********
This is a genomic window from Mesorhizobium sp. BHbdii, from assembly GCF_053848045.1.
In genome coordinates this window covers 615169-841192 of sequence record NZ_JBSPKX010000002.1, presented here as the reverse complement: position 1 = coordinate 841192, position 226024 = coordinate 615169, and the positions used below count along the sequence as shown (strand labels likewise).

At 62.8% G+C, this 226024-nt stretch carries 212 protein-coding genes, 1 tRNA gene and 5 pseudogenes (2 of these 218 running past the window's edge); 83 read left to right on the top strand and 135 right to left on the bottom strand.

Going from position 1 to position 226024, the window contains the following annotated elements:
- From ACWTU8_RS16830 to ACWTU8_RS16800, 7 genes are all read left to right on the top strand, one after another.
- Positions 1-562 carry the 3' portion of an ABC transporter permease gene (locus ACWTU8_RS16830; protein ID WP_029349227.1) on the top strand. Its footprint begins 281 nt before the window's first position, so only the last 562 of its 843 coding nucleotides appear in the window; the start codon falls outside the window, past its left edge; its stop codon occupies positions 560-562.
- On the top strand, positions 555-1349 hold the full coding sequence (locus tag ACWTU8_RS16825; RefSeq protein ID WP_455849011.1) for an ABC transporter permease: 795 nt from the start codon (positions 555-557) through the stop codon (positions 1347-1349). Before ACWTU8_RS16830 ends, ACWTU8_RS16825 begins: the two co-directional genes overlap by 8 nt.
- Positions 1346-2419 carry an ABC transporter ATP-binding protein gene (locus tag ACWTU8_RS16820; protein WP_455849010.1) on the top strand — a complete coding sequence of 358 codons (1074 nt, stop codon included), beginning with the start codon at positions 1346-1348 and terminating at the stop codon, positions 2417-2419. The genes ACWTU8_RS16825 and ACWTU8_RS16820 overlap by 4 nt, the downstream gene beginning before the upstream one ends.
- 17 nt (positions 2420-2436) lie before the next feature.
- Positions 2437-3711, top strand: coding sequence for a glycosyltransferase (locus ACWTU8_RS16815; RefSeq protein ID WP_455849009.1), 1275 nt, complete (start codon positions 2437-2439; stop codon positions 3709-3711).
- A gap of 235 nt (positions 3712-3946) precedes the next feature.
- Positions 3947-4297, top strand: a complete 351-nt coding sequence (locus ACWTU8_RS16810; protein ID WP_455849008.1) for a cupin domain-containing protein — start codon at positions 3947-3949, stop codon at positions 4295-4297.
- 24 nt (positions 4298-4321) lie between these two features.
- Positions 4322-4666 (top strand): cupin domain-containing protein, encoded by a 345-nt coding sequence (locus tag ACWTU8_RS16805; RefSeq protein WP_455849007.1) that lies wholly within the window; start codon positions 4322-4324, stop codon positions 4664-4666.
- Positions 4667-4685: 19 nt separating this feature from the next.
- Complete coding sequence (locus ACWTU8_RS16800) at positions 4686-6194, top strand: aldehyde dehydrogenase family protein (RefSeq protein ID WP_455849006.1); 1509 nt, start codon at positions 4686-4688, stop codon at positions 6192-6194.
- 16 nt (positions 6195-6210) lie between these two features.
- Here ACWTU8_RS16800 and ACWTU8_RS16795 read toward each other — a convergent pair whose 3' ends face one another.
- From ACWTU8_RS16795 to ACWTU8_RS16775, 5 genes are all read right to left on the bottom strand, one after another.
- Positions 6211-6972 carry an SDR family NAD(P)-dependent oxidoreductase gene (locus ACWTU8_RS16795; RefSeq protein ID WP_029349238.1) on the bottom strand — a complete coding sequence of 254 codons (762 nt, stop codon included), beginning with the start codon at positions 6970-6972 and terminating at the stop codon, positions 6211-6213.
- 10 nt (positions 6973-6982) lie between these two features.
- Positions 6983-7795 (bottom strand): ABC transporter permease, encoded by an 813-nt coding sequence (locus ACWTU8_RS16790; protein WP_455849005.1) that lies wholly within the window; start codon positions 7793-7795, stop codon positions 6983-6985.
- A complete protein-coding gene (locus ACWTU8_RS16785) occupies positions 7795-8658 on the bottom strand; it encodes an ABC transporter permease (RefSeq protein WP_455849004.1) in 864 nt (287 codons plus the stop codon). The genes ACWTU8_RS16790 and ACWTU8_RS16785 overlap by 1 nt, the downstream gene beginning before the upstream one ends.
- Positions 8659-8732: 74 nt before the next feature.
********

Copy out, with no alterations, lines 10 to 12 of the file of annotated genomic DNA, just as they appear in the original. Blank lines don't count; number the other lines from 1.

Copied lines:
- Positions 2437-3711, top strand: coding sequence for a glycosyltransferase (locus ACWTU8_RS16815; RefSeq protein ID WP_455849009.1), 1275 nt, complete (start codon positions 2437-2439; stop codon positions 3709-3711).
- A gap of 235 nt (positions 3712-3946) precedes the next feature.
- Positions 3947-4297, top strand: a complete 351-nt coding sequence (locus ACWTU8_RS16810; protein ID WP_455849008.1) for a cupin domain-containing protein — start codon at positions 3947-3949, stop codon at positions 4295-4297.